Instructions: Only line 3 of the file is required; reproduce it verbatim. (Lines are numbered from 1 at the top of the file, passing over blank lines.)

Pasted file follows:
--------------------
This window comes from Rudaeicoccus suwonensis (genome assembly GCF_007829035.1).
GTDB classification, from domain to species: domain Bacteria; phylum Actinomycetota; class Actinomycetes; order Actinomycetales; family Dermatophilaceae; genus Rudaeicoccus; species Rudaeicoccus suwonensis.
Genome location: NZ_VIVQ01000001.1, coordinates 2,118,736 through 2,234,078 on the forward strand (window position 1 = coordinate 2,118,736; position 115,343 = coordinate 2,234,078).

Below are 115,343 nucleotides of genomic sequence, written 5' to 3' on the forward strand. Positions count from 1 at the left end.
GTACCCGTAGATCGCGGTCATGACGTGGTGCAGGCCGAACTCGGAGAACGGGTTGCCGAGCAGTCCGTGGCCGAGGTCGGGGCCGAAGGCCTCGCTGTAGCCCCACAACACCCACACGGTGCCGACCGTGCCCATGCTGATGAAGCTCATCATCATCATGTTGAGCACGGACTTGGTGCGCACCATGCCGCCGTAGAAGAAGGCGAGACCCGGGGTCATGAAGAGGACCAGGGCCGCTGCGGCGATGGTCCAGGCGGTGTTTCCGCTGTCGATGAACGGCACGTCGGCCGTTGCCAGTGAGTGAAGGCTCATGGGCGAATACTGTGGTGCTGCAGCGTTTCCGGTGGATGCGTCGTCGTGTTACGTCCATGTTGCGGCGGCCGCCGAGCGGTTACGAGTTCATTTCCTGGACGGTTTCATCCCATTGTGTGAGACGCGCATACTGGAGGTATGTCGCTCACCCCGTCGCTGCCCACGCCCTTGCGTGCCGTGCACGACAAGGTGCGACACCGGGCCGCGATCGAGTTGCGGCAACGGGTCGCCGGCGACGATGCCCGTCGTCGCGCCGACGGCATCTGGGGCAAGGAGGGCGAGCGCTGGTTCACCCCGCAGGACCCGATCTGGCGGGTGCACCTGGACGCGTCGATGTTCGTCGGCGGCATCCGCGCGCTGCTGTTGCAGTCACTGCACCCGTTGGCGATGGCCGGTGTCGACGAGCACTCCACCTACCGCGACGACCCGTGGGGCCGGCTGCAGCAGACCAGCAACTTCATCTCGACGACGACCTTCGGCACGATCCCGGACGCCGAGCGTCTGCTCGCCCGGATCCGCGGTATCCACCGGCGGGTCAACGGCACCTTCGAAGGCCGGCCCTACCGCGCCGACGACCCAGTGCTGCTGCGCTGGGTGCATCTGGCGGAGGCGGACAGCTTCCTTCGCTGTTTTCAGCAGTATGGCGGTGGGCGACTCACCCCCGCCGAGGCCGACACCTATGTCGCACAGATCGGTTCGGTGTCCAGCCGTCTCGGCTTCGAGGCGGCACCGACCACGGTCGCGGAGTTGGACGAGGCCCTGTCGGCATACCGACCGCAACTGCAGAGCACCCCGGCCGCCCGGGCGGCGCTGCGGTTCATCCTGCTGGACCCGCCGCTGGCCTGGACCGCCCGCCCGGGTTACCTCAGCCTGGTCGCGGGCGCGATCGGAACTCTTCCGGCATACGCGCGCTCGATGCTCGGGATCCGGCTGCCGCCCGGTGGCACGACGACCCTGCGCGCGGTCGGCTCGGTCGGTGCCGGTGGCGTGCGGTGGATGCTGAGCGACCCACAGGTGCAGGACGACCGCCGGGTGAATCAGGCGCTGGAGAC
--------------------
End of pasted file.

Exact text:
Genome location: NZ_VIVQ01000001.1, coordinates 2,118,736 through 2,234,078 on the forward strand (window position 1 = coordinate 2,118,736; position 115,343 = coordinate 2,234,078).